Check out Short Circuit, a cute Flash game with a simple premise and some addictive Daft Punk.
I don’t know who Demetrius Romeo is, but an interesting blog he has: Stand and Deliver!
Wa-hey! Check out the Airport page on Dabble. Thanks go to: Joel, bjtitus, falk, mary and paul. Insert smiley face here.
Oh man. Very, very funny. Dirty, though. Just when you think it’s all about the dance moves… DevilDucky – Dance, Voldo, Dance.
Memories. So many memories of System 7.
I thought something like the Internet Anagram Server must exist. And lo!
Use during Scrabble would be frowned upon.
Some time ago, I wrote about a Table Transpose script I wrote for InDesign. Swaps rows and columns. I mentioned I was going to upload it to the Adobe site, but that never happened. So, trying to upload it today; the Adobe site fell over at the final hurdle. Here’s what you should have been able to read:
Table Transpose v1
by Iain Anderson
Transposes tables, swapping rows and columns.
Switches rows and columns around in a table. As well as table content, this script swaps backgrounds with tints and basic text styles. It doesn’t deal with border styles, and if you’ve merged cells… best of luck.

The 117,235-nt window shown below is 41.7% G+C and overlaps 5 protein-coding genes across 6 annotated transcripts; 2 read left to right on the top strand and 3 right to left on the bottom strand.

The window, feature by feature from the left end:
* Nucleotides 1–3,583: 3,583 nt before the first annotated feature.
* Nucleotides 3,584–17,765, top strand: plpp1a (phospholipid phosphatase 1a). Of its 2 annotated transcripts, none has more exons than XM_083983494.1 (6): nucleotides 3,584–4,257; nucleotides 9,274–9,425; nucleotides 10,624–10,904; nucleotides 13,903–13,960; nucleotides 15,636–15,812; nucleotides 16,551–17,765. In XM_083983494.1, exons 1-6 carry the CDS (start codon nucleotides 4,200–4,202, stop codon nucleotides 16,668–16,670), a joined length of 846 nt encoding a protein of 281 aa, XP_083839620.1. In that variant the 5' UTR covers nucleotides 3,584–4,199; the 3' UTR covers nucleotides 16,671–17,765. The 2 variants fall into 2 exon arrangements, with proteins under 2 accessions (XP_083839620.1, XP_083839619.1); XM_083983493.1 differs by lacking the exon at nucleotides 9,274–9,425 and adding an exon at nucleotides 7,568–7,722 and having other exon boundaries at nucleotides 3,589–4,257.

Select the text frame containing the table to be transposed, then run the script. The script turns rows into columns and vice-versa, swapping row and column content, text styles and cell backgrounds. Use on backup copies. No responsibility taken for damage caused.
License Type: Freeware
And here it is: Table Transpose v1. Pop it in your InDesign/Presets/Scripts folder. [EDIT: Link updated. Works on Mac and PC InDesign CS2/3 and maybe CS1, though I can’t test that.]
Worth a read, more often than not: New World Notes. Right now, the virtual world’s perspective on the latest catastrophe to hit the middle east.
Twelve Fives is on a brief hiatus due to an annoying hardware failure. It’ll be back in the next few weeks. Sorrry!
I like Scrabble. Recently rediscovered. Of course, I like it at the moment because I just had my best game ever. Hardly tournament rules, though: an open-ish dictionary, no time limits, separated vowels and consonants for drawing (to avoid racks from hell) and blank tile recycling conspire to produce high scores.
Still, I’m happy with 426, especially with the “samosas” I drew first go, and the “scoring” on a triple word score, bordering with “quoin” to make “quoins”. How much of a nerd does that make me?
The fact that I just blogged it makes me a bigger nerd.